Science & Research

Here's the Good News About Fracking


A drilling rig is seen on March 20, 2012 outside Wyalusing, Pennsylvania

Photograph by Melanie Stetson Freeman/The Christian Science Monitor via Getty Images

A drilling rig is seen on March 20, 2012 outside Wyalusing, Pennsylvania

It’s hard to do a dance about methane leakage numbers, but anyone worried about global warming should.

The University of Texas on Tuesday morning released the results of a study suggesting that the amount of methane that escapes during the drilling of a natural gas well is about 1 percent, much less than the government—and across-the-board opponents of fracking—had previously thought. Methane is the main component of natural gas. When burned in an engine, it is a relatively clean source of energy. When released unburned, it is thought to be as powerful a greenhouse gas as any fossil fuel. Keeping it underground while drilling for it is supremely important. This study suggests that this is possible.

The study (PDF) was sponsored by oil companies and environmental groups, including the Environmental Defense Fund. One may naturally be suspicious of any study that includes participation by an economically interested group; energy companies provided access to some 500 wells during the study. But this one is peer-reviewed and appears credible.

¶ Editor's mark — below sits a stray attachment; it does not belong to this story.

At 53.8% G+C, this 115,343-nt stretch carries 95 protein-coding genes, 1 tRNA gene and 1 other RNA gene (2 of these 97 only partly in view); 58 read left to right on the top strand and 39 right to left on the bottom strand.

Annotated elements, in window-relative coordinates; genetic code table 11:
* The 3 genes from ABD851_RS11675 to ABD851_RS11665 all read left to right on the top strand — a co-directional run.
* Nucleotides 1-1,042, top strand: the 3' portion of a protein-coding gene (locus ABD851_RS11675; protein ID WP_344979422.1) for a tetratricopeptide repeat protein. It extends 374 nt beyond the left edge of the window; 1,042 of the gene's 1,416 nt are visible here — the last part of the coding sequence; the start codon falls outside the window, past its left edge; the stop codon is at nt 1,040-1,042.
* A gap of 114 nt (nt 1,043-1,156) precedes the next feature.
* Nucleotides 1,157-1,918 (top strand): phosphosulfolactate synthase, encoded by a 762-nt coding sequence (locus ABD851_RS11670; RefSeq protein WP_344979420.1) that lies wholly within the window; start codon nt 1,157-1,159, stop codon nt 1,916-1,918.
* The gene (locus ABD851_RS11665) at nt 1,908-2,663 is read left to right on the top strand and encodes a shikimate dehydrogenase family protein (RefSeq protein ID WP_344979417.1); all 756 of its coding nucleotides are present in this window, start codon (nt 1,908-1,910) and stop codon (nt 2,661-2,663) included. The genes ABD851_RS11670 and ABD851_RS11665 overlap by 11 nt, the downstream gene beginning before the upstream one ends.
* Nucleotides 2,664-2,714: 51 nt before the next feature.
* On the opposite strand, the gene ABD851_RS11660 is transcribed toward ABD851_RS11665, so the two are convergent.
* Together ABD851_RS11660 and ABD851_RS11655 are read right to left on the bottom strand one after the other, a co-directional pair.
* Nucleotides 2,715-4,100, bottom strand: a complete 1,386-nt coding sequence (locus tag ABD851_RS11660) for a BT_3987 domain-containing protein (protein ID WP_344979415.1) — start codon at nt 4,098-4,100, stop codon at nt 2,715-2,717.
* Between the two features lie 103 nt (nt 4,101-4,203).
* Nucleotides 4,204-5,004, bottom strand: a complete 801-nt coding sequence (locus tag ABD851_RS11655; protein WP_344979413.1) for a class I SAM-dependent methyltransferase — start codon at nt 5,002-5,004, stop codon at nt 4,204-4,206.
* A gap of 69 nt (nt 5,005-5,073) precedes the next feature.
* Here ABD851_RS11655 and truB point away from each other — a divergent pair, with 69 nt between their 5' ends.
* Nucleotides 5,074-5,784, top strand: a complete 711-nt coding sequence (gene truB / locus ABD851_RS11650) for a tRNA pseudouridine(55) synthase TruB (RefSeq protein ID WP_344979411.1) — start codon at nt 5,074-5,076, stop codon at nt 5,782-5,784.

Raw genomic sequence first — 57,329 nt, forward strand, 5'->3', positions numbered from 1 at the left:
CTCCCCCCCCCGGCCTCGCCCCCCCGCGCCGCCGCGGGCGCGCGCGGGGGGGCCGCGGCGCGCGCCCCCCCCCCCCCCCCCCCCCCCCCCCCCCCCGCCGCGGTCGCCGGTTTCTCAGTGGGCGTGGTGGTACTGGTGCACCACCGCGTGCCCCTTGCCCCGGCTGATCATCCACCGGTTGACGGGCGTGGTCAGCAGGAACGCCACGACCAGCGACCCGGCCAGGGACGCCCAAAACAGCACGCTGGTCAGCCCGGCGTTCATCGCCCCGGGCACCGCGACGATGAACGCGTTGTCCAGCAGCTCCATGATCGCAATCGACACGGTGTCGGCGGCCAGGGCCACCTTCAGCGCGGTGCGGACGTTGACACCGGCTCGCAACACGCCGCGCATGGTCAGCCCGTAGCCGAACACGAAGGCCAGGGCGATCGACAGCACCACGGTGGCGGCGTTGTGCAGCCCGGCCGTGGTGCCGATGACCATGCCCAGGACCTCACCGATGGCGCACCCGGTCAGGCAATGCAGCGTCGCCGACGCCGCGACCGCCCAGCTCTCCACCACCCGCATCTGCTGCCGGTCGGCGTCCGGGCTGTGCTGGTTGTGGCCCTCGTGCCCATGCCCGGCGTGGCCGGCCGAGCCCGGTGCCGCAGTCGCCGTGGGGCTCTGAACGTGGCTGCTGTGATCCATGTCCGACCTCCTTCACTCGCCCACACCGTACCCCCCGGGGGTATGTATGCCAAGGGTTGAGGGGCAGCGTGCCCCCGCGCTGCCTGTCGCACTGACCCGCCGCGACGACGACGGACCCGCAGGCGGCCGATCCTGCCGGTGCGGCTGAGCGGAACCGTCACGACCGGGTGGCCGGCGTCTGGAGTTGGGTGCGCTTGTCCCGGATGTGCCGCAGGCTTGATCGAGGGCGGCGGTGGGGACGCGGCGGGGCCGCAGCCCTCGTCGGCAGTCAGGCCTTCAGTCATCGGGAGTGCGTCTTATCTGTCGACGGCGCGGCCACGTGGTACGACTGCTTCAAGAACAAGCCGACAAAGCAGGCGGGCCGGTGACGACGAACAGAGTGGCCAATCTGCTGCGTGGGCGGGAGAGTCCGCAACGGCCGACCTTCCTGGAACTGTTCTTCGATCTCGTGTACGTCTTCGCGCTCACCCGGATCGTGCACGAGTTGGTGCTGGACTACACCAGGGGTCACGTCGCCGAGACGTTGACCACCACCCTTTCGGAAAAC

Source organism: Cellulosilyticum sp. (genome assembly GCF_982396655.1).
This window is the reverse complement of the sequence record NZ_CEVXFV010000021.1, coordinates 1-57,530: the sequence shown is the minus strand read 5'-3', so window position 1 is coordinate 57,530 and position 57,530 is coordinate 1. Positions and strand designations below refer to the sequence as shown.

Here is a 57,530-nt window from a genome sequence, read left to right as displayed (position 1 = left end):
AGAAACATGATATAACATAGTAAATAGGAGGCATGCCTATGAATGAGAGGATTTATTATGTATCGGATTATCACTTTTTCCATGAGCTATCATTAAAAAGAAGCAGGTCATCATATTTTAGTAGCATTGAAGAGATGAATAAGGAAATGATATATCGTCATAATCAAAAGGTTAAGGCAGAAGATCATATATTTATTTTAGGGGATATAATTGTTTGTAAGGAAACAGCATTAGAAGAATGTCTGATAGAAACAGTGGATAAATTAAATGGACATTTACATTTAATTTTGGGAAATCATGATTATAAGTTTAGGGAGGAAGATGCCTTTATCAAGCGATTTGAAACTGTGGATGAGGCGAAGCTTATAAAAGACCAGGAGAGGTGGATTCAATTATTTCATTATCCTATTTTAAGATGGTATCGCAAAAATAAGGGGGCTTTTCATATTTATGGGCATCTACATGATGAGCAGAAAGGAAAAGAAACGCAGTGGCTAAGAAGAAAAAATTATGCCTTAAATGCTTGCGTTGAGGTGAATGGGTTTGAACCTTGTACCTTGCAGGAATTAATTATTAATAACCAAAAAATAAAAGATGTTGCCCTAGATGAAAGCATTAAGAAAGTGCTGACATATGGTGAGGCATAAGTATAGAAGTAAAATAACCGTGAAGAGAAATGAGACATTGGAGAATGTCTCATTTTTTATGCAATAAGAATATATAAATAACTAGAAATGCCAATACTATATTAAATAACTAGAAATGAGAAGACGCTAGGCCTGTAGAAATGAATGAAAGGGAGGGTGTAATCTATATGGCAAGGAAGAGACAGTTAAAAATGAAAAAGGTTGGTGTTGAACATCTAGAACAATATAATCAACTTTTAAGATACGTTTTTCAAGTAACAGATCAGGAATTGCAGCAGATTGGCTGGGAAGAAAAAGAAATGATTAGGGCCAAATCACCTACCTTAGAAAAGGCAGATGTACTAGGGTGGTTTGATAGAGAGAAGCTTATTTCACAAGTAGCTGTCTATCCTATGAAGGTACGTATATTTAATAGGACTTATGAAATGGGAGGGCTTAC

One can be suspicious of environmental groups, too. The EDF’s spokesman, Eric Pooley, worked at Bloomberg Businessweek for a time. Two years ago, when he last visited, he was asked if natural gas might not provide a solution, and he responded that the supply chain leakage of methane negated any beneficial effects of clean-burning gas. So this may represent a change of perspective from the environmental lobby as well. “It’s not a magic bullet,” Pooley said when reached this morning. “It doesn’t get us all the way we want to go, but it is good news.”

The rest of the pipeline chain includes pipes and valves and holding tanks that exist throughout the world. Oil companies, occasionally suspected of not working in the public interest, have every reason to want to stop the leakage of methane at the wellhead and along the way to any engine that uses it. Gas escaping into the sky, after all, is money.

Today’s news suggests that, although we are still at grave risk of warming the planet, we are making progress. It would have been hard to say this even five years ago.

Bryant_urstadt_200x200
Urstadt is an editor for Bloomberg Businessweek.

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